3/17 Around 1pm today I was happy to see the usual number of Gulls at Long Beach.  Around 4:30 the same thing but with about 1000 Brant out just past the Jettys.  Around 5:00 I noticed the Gulls on the beach heading out and saw flocks of them coming in from the south with very few coming in the from the north.  There were several thousand Gulls and Brants in stretch from the 2nd jetty to above half down to the third.  It seemed to be a narrowish band of birds (in the current perhaps?) feeding out there and the Gulls and Brants were vocal. I have photos that I will post a link to later when I post the rest of my great day of birding around town!

From Dennis Varza-

3/17 Boat tour: Norwalk Harbor to south side of Chimon Is. then working the deeper water east to Sunken Island in Fairfield. The return trip was inside the islands.
2:30 to 4:30 with Larry Flynn, Frank Mantlik, Dennis Varza

We started in the area south of Chimon Islands where Larry had the large numbers yesterday. The area was practically empty. We then worked our way to the east were birds were reported at Southport Beach and Sherwood Is. In the off shore area from Southport Beach To Penfield Reef Birds were everywhere. Looking in the water, we saw brown ribbons of clustered larvae. In some areas the larvae were below the surface and in such density as to turn the water brown.  On the return trip closer to shore thousands more were found from Southport Beach to Cockenoe Island. The number of birds observed were so large that the estimates are very loose. We have come to believe that the gulls seen yesterday in Norwalk are the same ones in Fairfield today. And, likely the same ones in Stamford earlier in the week. It seems that they travel further than expected to find the barnacle plumes. Earlier in the week when Frank and myself had no gulls in the Bridgeport-Stratford area and they were not directly off shore, they were likely in the Norwalk-Stamford areas.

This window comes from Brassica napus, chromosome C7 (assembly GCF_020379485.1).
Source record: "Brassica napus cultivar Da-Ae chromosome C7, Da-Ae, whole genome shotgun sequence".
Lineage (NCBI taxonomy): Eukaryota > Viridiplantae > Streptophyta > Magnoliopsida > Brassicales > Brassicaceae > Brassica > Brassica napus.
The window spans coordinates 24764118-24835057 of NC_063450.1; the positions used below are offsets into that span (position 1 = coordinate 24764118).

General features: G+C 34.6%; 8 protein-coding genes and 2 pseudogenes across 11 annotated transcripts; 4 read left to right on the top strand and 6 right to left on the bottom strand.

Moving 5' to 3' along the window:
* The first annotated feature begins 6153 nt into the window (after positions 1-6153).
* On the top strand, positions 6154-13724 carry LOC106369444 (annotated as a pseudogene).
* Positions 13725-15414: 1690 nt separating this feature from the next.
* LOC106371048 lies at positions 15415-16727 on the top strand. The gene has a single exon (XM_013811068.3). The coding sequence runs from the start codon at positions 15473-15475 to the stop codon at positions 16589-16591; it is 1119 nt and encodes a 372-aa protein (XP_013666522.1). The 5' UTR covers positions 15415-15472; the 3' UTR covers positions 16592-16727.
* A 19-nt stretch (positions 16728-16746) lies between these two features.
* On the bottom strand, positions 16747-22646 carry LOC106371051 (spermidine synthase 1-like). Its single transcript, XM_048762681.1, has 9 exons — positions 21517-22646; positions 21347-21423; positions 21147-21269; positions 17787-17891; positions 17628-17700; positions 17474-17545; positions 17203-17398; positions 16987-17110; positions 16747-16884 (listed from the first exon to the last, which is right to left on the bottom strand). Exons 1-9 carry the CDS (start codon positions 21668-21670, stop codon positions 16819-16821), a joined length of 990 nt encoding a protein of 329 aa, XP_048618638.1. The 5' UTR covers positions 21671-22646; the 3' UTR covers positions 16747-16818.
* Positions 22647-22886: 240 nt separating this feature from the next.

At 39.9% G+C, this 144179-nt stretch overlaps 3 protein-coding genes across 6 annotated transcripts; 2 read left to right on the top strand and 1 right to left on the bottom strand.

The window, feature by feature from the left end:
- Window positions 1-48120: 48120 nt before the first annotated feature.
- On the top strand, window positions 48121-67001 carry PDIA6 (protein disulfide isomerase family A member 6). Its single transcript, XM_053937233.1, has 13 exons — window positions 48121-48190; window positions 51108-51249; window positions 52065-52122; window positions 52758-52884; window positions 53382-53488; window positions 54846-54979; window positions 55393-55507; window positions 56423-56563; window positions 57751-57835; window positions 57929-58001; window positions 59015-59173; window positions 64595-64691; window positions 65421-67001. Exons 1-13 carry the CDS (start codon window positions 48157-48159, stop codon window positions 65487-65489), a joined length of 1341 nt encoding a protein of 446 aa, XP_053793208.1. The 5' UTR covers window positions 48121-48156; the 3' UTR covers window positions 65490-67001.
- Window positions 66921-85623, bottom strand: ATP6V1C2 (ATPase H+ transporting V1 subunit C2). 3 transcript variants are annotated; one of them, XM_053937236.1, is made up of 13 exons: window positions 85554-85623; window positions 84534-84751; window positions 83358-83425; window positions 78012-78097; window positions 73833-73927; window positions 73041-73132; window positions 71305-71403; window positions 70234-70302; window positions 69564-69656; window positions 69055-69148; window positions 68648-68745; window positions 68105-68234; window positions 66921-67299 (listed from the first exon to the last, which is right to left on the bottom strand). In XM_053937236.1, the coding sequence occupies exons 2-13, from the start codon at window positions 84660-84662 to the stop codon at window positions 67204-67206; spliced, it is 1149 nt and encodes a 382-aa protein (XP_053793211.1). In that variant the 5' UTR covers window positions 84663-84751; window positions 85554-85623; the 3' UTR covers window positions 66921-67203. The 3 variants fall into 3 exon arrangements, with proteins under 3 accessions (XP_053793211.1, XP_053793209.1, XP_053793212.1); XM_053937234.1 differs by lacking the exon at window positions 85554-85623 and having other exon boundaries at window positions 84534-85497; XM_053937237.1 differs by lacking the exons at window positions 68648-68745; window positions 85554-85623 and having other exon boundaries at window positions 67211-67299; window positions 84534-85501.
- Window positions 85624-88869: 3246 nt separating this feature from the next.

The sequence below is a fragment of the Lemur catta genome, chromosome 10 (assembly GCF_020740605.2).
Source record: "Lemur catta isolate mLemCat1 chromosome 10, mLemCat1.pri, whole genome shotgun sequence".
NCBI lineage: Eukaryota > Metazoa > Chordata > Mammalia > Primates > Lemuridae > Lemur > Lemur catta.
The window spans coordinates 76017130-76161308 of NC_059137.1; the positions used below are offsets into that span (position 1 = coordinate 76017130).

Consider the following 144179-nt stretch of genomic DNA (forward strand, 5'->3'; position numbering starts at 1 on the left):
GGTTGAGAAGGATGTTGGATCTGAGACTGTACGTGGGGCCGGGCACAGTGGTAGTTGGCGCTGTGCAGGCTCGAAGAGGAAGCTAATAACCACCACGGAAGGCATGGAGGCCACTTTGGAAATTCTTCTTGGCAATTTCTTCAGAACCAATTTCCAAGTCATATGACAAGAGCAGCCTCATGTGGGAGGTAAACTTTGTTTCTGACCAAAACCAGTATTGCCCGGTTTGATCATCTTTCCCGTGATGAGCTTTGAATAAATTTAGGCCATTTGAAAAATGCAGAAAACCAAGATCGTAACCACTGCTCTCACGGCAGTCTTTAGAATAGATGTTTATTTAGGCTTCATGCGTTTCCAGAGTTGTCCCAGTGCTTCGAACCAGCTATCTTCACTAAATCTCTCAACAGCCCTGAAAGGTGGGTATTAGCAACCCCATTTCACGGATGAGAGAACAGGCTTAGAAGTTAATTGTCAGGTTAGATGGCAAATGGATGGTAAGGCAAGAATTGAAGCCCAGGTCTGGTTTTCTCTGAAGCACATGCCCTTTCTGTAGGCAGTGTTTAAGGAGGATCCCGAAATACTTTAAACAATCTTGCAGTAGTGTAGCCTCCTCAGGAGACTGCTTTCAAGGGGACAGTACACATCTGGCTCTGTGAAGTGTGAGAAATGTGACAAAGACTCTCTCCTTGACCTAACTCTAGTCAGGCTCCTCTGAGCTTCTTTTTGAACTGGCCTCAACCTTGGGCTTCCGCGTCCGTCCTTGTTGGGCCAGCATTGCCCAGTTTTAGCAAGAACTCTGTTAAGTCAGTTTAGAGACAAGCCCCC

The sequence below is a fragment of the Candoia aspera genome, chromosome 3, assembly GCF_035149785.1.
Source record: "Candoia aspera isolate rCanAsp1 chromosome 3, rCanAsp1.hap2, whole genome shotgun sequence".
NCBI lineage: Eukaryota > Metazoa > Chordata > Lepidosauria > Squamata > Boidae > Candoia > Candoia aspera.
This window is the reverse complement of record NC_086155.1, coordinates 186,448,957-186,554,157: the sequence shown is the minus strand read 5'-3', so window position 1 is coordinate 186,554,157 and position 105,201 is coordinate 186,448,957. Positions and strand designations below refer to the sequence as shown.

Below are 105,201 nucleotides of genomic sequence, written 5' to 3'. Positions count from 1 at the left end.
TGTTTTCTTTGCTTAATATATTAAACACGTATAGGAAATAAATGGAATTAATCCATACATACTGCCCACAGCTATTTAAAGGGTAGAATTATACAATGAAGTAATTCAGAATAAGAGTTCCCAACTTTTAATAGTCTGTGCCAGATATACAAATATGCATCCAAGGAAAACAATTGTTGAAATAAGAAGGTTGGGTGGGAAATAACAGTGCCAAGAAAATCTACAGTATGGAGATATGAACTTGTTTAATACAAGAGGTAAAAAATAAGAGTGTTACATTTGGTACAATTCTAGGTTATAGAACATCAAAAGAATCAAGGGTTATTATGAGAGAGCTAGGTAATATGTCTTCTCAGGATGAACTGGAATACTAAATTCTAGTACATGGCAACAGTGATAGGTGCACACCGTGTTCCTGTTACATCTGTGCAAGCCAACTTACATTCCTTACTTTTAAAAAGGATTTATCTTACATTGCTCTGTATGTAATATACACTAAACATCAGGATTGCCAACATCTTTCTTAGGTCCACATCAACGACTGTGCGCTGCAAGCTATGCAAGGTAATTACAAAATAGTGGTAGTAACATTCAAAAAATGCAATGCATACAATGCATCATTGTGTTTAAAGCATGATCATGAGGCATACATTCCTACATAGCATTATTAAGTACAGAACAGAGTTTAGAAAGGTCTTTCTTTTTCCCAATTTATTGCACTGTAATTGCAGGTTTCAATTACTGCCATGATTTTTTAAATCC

From Nick Bonomo-

I birded from about 11am until 3pm along the coast from West Haven to Milford mainly in search of plankton feeding birds. Between St. John's By-the-Sea (West Haven) and Charles Island (Milford) were varying numbers of plankton-feeding gulls and waterfowl. When I started, most of the birds were either just offshore, roosting, or feeding on the rocky shoreline. Around 2-3pm most of the action shifted further

My gull numbers were largely in favor of Ring-billed Gull over Herring (at least 4:1). Some Bonaparte's Gulls were scattered between Oyster River and Charles Island with the largest group (40) being just east
of Charles Island. Amazingly, I did not come across a SINGLE uncommon gull species despite scouring a few thousand birds seen well enough to ID. Don't know what the odds of that are, but they can't be high!
Plankton-feeding waterfowl were also abundant, most notably Brant. Today I enjoyed watching a few species I had either rarely or never before seen feeding on the plankton, such as EURASIAN WIGEON, Lesser Scaup, and Bufflehead. This is an amazing event to observe, even if you don't hit the motherlode of gull numbers that Tina/Frank/Larry/Dennis had off the Westport area today.

On my way home in the afternoon I noticed that the plankton activity shifted further east, as I was scoping white specks on the water that  were in the vicinity of Lighthouse Pt in New Haven.

Here are some locations and select numbers (not comprehensive), from
east to west.

West Haven, Bradley Point:
Brant  140
Ring-billed Gull  300
Herring Gull (American)  90

West Haven, St. John's By-the-Sea:
Brant  350     plankton feeding
Lesser Scaup  19     plankton feeding
Ring-billed Gull  200     plankton feeding
Herring Gull (American)  30     plankton feeding
gull sp.  450     plankton feeding

West Haven, Roberts St:
Brant  50     plankton feeding
EURASIAN WIGEON 1     drake among Americans plankton feeding
Ring-billed Gull  125     plankton feeding
Herring Gull (American)  75     plankton feeding

West Haven/Milford, Oyster River mouth:
Brant  205
Bonaparte's Gull  10     9 ad, 1 imm
Ring-billed Gull  1100
Herring Gull (American)  275

Milford, Beach Ave:
gull sp.  300     plankton feeding

Milford, Burwell Beach:
Bonaparte's Gull  16
Ring-billed Gull  70

Milford, Morningside Drive:
Brant  30
Bonaparte's Gull  2
Ring-billed Gull  24
Herring Gull (American)  2

Milford, Point Beach:
Bonaparte's Gull  25
gull sp.  650     plankton feeding

Milford, Silver Sands SP:
Brant  80
Green-winged Teal  2     plankton feeding
Bufflehead  9     plankton feeding
Northern Gannet  4     adults
Bonaparte's Gull  40
Ring-billed Gull  250
Herring Gull (American)  30
gull sp.  400

From Stephen Spector-

3/18/12 -- Fort Trumbull beach, Milford (btw Milford harbor and Charles Island tombolo) -- at around 5:00 PM, 2500 gulls (4/1, Ring-billed/Herring) surface feeding with 5 N Gannets diving.  Also a few Bufflehead and Brant mixed in.  Spectacular sight only about 200 feet from shore, drawing interested neighbors and passersby.

From Nick Bonomo-